'G' is for geography bee
CCMS students participate in competition
Last night, 10 Crook County Middle School students faced off in the National Geographic Bee.
Eighth grade student Kayla Miller isn't new to the geography bee.
"I was in it last year and I was the first one out," Miller said.
Before the competition Miller admitted she was nervous. "It's pretty scary up there," she said.
The eighth-grader hoped to stay in the competition longer this year and she did.
Miller placed first in the geography bee, winning a sack full of $50 in silver dollars, free pizza for her family from Papa Murphy's, a T-shirt, and a medal.
"Besides always being a good student, I think she studied extra hard and is very deserving of this," said Lara Polen, Miller's social studies teacher.
The eighth-grader said studying the encyclopedia and maps were helpful preparation tools.
Oliver Ellsworth, also an eighth grader, placed second in the geography bee. He won $25 in silver dollars, free pizza at Papa Murphy's, and a T-shirt.
There were six eighth grade competitors, three in seventh, and one six grade student.
The geography bee is sponsored by National Geographic magazine and is open to students in fourth to eighth grade.
The school holds class competitions in every social studies class and 10 students are chosen to face off in the school geography bee.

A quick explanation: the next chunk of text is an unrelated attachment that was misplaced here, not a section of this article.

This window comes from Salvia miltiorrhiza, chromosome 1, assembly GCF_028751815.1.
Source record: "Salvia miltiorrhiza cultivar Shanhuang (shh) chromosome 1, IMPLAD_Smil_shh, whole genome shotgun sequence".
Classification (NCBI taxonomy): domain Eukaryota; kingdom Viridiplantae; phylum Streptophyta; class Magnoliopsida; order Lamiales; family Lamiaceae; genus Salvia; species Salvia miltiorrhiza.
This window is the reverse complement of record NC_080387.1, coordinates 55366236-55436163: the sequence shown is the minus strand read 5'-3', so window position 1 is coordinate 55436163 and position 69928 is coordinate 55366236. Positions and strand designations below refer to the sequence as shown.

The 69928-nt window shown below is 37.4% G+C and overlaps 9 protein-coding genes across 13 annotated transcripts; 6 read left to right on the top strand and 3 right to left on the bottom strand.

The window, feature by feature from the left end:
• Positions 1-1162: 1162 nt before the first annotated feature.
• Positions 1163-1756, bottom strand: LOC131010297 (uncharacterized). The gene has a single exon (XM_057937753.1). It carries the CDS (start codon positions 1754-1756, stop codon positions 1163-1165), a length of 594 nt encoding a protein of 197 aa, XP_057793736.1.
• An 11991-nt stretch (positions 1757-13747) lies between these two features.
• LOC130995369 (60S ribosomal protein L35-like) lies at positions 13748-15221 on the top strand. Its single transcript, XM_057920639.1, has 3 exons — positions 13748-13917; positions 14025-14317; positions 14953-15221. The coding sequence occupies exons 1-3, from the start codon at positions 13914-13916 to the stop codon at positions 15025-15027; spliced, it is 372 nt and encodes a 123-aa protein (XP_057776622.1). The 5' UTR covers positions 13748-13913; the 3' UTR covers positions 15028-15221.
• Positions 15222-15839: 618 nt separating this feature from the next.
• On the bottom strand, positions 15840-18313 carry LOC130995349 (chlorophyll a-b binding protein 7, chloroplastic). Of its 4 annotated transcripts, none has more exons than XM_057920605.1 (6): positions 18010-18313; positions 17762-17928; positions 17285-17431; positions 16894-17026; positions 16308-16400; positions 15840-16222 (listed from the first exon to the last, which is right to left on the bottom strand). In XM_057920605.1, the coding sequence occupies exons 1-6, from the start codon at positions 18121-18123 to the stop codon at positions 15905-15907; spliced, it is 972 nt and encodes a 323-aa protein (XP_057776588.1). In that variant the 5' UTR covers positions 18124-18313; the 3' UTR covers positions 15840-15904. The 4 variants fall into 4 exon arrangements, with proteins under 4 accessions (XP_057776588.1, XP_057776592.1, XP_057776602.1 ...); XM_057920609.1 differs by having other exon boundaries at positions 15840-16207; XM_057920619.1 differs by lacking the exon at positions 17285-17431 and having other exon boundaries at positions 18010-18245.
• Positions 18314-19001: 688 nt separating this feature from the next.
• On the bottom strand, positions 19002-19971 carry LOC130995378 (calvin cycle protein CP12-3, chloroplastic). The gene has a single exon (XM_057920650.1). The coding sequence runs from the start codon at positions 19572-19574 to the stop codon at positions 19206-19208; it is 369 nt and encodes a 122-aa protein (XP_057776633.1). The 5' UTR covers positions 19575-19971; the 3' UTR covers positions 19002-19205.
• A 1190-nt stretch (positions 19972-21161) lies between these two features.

"It's not something that we study specifically for, but by being in social studies from fourth on up, it's an accumulation of knowledge," explained Polen.
She has been teaching for about 12 years, and last night was the first time she has seen a girl win. Out of the five years she has been at CCMS, three students have gone on to the state competition.
On Monday, Miller will take a written test for the geography bee and the top 100 Oregon students with the highest scores from their written tests will meet for another geography bee.
"She's got a few more days to practice," Polen said.
The student who places first at the state level will go on to Nationals, which are held in Washington D.C.
The winner of the entire National Geographic Bee wins a $25,000 scholarship.